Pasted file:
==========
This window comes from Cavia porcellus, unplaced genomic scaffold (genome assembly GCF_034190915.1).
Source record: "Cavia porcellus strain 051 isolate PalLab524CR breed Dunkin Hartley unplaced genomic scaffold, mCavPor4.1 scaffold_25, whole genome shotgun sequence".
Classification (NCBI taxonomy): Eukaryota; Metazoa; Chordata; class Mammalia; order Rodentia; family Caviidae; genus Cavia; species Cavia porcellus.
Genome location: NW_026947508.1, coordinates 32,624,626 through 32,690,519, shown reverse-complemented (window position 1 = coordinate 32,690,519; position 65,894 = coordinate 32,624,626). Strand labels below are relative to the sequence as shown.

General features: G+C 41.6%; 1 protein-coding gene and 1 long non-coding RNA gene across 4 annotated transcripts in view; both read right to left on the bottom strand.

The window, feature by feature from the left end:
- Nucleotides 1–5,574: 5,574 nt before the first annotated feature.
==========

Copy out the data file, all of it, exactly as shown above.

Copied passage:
This window comes from Cavia porcellus, unplaced genomic scaffold (genome assembly GCF_034190915.1).
Source record: "Cavia porcellus strain 051 isolate PalLab524CR breed Dunkin Hartley unplaced genomic scaffold, mCavPor4.1 scaffold_25, whole genome shotgun sequence".
Classification (NCBI taxonomy): Eukaryota; Metazoa; Chordata; class Mammalia; order Rodentia; family Caviidae; genus Cavia; species Cavia porcellus.
Genome location: NW_026947508.1, coordinates 32,624,626 through 32,690,519, shown reverse-complemented (window position 1 = coordinate 32,690,519; position 65,894 = coordinate 32,624,626). Strand labels below are relative to the sequence as shown.

General features: G+C 41.6%; 1 protein-coding gene and 1 long non-coding RNA gene across 4 annotated transcripts in view; both read right to left on the bottom strand.

The window, feature by feature from the left end:
- Nucleotides 1–5,574: 5,574 nt before the first annotated feature.